By Rachel Corbett
Updated May 14, 2014
© Matteo Prandoni,

Beginning this week through September one of the art world's more notorious minds will display his work in Greenwich, Connecticut.

Before they were famous artists, Dan Colen and Dash Snow were hated hotel guests. In the mid-2000s they devoured Ecstasy, cocaine and booze, and trashed hotel rooms across America. They aptly called these scenes Hamster Nests (and, perhaps more dubiously, also called them art).

In 2007, the art dealer Jeffrey Deitch invited Colen and Snow to stage one of their infamous “performances” inside his Soho gallery, Deitch Projects. Four nights, 15 friends and 2,000 shredded phone books later, the pair emerged as the faces of a new beautiful-losers generation—a class of young, mostly male New York artists whom the press dubbed “Warhol’s Children.”

This summer marks the five-year anniversary of Snow’s death from a drug overdose. But Colen is now 34, sober, living on a farm and the subject of a genteel new exhibit at the newsprint billionaire Peter Brant’s private museum, the Brant Foundation Art Study Center.

His paintings today sell for as much as $1 million at auction. Yet it would be too convenient to say that Colen is all grown up. At the opening of the show titled “Help!", Colen pointed to a canvas leaning upside-down against a wall, spray painted with the words “holy shit.”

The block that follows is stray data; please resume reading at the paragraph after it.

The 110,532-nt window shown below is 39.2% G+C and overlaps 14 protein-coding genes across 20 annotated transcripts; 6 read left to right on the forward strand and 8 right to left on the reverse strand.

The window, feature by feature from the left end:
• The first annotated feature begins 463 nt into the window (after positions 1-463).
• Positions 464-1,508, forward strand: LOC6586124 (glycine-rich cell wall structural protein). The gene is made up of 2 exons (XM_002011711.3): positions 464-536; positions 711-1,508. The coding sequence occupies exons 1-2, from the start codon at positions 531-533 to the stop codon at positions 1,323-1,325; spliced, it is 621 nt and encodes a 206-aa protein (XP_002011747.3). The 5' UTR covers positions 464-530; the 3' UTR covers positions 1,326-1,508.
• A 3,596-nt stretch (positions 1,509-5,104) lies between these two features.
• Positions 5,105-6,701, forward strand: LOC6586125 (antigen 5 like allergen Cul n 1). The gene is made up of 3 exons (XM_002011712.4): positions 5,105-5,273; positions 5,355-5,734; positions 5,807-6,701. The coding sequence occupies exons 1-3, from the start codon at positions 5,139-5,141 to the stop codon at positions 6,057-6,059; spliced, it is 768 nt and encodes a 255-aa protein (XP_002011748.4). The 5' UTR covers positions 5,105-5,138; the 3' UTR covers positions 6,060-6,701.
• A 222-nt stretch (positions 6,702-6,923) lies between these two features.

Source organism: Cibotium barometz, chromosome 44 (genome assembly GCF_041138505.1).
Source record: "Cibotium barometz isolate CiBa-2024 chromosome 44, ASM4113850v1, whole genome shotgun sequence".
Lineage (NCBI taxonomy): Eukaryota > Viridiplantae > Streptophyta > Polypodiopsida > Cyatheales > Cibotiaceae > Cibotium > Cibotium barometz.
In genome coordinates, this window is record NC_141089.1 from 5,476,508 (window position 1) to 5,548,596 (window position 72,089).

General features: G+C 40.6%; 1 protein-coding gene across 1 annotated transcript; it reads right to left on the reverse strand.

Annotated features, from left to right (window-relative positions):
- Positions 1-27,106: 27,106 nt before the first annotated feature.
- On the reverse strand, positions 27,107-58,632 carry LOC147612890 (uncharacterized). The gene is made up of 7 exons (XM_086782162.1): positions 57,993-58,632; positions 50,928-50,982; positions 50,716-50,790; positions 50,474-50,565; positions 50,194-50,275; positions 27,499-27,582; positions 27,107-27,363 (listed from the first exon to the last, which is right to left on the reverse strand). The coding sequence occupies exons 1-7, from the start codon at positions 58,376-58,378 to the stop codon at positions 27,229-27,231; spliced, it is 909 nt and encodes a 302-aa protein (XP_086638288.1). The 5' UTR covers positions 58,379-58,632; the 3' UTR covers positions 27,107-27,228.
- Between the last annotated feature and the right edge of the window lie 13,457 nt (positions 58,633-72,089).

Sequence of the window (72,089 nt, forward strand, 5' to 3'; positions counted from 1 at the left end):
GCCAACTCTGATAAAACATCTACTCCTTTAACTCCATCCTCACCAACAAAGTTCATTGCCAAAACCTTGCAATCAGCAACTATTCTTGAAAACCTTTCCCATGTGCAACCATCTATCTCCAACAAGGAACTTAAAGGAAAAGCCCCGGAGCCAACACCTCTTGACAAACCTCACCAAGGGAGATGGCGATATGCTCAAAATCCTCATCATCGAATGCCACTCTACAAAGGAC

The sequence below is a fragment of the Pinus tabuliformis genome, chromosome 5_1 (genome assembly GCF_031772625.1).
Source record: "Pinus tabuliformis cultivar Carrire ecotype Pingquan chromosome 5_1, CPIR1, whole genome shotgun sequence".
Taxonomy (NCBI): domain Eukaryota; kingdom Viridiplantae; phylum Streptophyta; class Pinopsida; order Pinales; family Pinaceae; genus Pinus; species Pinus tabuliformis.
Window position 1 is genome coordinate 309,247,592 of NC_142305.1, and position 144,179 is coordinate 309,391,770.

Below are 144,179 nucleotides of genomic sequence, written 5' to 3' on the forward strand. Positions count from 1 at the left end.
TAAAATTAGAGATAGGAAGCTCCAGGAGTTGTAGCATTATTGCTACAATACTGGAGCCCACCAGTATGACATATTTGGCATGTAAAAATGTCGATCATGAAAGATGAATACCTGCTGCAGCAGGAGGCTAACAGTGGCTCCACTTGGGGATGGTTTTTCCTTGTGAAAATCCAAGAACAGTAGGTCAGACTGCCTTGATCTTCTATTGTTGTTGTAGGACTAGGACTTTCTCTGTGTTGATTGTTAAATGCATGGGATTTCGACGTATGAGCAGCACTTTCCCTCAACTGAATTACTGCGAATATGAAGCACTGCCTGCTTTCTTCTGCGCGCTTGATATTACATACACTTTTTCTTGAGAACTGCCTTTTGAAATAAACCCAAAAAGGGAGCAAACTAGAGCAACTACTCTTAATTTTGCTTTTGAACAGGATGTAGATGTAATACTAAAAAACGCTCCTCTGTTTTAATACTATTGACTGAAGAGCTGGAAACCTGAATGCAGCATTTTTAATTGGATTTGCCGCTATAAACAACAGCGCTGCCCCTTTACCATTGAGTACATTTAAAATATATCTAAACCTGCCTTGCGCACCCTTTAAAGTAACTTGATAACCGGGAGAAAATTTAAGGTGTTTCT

“I do a lot of things on a whim and then look more closely later to try to find where the art happened,” he said of the 11-year-old work. “I now see this as a really pivotal piece for me.”

This signature flippancy evolves into more calculated randomness elsewhere in the show. Colen looked to a photo of confetti caught midair as a pattern for a pair of canvases daubed with candy-color streaks of paint. For other works, he melted down chewing gum and spattered it Pollock-style across canvases. “It’s about taking the ego out of my work,” Colen said. “It’s not about making decisions.”

For the show’s centerpiece, Colen reincarnated one of the infamous Hamster Nests as a boat-size tangle of barbed-wire and trash. This time, however, it is a habitable nest, complete with live canaries. No longer a mere site of wreckage, it’s a symbol of the “journey through life between two places—one day jail, one home,” he said. “This piece kind of represents all of that. It’s a forest, an environment, a home and a kind of cage. It’s polar opposites existing simultaneously.”

But while Colen’s views on art may have matured, his appetite for destruction hasn’t. At the unveiling of his newest work, a pair of overturned box trucks on the grounds of the museum, he invited the noise band I.U.D. to play on top of them. A few minutes into the performance, an onlooker began hurling rocks at the trucks in time with the drumbeats. Colen, who had been standing by holding Snow’s young daughter on his shoulders, set the girl down to join in.

As he hoisted a sledgehammer into the air and struck the metal again and again, the afternoon of inside-voice schmoozing with guests such as Leonardo DiCaprio, David Schwimmer and Chloe Sevigny was clearly over. At last he turned around, gave a grin and a big, breathless shrug that seemed to say it all: Why not?